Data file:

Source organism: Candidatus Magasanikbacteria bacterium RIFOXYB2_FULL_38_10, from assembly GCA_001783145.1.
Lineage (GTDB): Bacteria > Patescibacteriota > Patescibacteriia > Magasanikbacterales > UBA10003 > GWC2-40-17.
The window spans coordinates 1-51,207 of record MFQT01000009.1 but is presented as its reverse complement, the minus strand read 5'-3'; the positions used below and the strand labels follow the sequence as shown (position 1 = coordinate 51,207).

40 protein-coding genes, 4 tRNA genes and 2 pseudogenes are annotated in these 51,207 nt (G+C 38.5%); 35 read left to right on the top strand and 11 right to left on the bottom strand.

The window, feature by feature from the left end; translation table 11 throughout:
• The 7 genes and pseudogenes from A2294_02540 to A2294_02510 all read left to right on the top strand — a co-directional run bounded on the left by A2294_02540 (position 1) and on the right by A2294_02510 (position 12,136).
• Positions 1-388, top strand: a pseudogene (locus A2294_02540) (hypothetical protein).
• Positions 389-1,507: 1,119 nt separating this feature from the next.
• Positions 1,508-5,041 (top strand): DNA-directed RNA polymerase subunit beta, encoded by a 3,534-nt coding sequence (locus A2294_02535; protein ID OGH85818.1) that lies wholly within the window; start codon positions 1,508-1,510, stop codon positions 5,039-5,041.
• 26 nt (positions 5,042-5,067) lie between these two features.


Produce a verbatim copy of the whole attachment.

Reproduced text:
Source organism: Candidatus Magasanikbacteria bacterium RIFOXYB2_FULL_38_10, from assembly GCA_001783145.1.
Lineage (GTDB): Bacteria > Patescibacteriota > Patescibacteriia > Magasanikbacterales > UBA10003 > GWC2-40-17.
The window spans coordinates 1-51,207 of record MFQT01000009.1 but is presented as its reverse complement, the minus strand read 5'-3'; the positions used below and the strand labels follow the sequence as shown (position 1 = coordinate 51,207).

40 protein-coding genes, 4 tRNA genes and 2 pseudogenes are annotated in these 51,207 nt (G+C 38.5%); 35 read left to right on the top strand and 11 right to left on the bottom strand.

The window, feature by feature from the left end; translation table 11 throughout:
• The 7 genes and pseudogenes from A2294_02540 to A2294_02510 all read left to right on the top strand — a co-directional run bounded on the left by A2294_02540 (position 1) and on the right by A2294_02510 (position 12,136).
• Positions 1-388, top strand: a pseudogene (locus A2294_02540) (hypothetical protein).
• Positions 389-1,507: 1,119 nt separating this feature from the next.
• Positions 1,508-5,041 (top strand): DNA-directed RNA polymerase subunit beta, encoded by a 3,534-nt coding sequence (locus A2294_02535; protein ID OGH85818.1) that lies wholly within the window; start codon positions 1,508-1,510, stop codon positions 5,039-5,041.
• 26 nt (positions 5,042-5,067) lie between these two features.